Inconsistencies observed in the reported ranges of particle sizes 11 , 92 , 96 — 98 are associated with several factors, including the method used for the measurement, determination performed before or after radiolabeling, poor stability of the agent after labeling, incubation with serum, and use of regularly eluted high concentration of 99m Tc as a fraction of the total technetium in the eluate versus technetium eluted after a long interval of ingrowth low concentration of 99m Tc as a fraction of the total technetium in the eluate for labeling.

Other factors can include the pore size of any filters used as in the case of 99m Tc-sulfur colloid , in-house modifications of the reconstitution procedures versus those recommended by the manufacturers, and so forth. Lymphatic drainage of radiocolloids injected interstitially proceeds over several hours, as small particles are drained first, followed by intermediate-size particles, whereas large particles may be retained virtually indefinitely at the injection site Fig.

Thus, distribution of the particle size within each radiocolloid preparation is a major determinant of the kinetics of tracer clearance through lymphatic drainage for the different agents.

1. Introduction

Detailed information on the exact distribution in relation to the particle size range is scanty or not available at all, except perhaps for 99m Tc-HSA nanocolloid and 99m Tc-sulfur colloid Table 1 because these 2 tracers including various in-house modifications of sulfur colloid are currently the most widely used radiocolloids for sentinel node biopsy. Injection site shows minimal reduction over 60 min, barely discernible from physical decay.

Tracer appears in sentinel node starting few minutes after injection, with quasiplateau maintained over 60 min. Lymphatic channel shows early passage of radioactivity, continuing with quasipulsatile pattern. Direct supply of radiocolloid draining from injection site continuing over several hours keeps radioactivity content of sentinel node at relatively higher level than that of second- or third-tier nodes, even if active retention of tracer by macrophages is saturated.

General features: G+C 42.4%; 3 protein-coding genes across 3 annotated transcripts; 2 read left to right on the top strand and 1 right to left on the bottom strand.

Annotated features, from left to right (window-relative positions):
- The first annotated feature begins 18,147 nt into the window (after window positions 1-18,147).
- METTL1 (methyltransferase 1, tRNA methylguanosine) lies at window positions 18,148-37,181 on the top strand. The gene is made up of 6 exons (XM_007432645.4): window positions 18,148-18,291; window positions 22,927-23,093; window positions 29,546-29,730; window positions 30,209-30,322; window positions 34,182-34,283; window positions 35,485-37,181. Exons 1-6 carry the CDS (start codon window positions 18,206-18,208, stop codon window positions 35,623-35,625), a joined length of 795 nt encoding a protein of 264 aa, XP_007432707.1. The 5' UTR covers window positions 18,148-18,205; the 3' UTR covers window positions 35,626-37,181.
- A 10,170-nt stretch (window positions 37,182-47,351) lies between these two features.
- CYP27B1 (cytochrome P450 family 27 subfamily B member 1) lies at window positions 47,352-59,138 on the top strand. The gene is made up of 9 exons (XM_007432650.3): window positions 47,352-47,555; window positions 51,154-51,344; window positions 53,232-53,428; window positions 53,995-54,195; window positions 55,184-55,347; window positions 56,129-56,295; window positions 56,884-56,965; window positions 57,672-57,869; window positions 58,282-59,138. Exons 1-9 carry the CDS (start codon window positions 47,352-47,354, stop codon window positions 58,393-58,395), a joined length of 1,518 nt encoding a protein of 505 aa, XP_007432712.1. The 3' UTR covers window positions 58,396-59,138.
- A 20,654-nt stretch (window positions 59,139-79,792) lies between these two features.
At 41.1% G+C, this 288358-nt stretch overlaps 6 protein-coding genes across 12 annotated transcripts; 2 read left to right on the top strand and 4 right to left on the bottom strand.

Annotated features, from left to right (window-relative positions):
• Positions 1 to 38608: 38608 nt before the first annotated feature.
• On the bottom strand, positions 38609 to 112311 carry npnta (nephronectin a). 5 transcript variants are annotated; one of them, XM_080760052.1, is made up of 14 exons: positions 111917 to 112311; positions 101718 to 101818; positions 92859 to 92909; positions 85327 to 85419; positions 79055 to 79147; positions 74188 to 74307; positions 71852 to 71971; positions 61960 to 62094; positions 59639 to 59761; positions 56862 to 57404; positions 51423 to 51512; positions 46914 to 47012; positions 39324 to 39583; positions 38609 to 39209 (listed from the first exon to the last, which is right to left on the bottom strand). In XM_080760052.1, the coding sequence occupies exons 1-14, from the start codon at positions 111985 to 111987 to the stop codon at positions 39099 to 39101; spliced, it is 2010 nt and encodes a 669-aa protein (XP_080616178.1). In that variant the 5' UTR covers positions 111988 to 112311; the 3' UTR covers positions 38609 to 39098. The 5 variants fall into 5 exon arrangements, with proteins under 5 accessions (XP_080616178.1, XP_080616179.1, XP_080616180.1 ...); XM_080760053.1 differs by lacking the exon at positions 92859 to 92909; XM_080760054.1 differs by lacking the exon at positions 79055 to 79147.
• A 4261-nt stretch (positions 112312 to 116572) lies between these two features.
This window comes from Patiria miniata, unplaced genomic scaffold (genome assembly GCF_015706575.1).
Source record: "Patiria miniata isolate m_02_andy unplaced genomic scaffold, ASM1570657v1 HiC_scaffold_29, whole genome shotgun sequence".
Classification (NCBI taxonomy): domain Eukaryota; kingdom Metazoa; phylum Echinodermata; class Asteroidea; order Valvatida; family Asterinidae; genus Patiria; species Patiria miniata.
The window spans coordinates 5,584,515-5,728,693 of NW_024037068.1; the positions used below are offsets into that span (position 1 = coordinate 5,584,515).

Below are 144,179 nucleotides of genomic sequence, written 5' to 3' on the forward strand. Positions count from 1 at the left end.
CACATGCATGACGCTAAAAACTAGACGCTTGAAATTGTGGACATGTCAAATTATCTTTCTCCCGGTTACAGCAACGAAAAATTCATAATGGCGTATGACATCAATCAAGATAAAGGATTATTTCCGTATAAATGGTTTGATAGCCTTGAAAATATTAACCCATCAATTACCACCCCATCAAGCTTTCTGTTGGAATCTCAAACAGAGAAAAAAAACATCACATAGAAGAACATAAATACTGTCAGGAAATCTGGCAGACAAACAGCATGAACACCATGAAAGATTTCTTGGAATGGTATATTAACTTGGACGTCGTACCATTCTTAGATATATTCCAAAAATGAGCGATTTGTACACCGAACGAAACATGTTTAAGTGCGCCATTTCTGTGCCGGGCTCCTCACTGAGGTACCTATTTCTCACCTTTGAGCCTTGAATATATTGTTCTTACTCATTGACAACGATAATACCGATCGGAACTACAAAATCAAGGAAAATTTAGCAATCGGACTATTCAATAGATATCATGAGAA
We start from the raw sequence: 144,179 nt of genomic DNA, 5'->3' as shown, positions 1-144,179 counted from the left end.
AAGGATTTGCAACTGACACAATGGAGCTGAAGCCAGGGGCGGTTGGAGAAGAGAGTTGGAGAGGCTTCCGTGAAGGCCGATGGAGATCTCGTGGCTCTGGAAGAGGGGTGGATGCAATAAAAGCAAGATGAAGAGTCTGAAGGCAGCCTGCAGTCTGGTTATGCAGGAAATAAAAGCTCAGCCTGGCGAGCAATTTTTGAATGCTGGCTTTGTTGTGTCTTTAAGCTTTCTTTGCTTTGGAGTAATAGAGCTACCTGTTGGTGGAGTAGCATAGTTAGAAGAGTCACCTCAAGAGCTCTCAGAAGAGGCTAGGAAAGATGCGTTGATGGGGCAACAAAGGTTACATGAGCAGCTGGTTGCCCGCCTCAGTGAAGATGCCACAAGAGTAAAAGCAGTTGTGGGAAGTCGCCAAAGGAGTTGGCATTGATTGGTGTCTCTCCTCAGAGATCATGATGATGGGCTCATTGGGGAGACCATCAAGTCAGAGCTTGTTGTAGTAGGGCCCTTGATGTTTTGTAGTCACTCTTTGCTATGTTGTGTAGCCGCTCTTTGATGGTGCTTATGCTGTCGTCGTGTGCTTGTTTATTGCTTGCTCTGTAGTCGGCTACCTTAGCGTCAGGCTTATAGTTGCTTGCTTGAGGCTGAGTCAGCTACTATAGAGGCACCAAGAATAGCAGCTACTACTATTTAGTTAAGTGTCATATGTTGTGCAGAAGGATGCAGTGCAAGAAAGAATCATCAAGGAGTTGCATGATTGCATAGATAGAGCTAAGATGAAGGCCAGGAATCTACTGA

The amount of radioactivity retained in the sentinel lymph node s 15—18 h after interstitial injection of radiocolloid of intermediate particle size colloidal albumin is in general quite low. These figures compare well with data obtained similarly after intradermal administration in patients with cutaneous melanoma 0. When radioactive agents for lymphoscintigraphic imaging were originally developed, emphasis was on fast visualization of lymphatic vessels rather than lymph nodes.

In a series of patients evaluated with different injection techniques and tracers, the average number of lymph nodes visualized by radiocolloids with particle size reported between 15 and 50 nm was 2. Scintigraphs obtained in right anterior oblique view 15 min after subdermal injection of radiocolloids with different particle size: 99m Tc-sulfide left , 99m Tc-HSA nanocolloid center , and special formulation of 99m Tc-HSA microcolloid, not available commercially right.


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Even on early imaging, radiocolloids with small and intermediate particle size visualize several nodes in addition to sentinel node, whereas only sentinel node is visualized by radiocolloid with relatively large particles. Different pore sizes or nm have been proposed, with the goal of obtaining particles in the range of about 50— or 50— nm. Although some authors still claim the superiority of the unfiltered versus the filtered preparation , , the prevailing trend now favors the routine use of filtered 99m Tc-sulfur colloid for sentinel lymph node studies.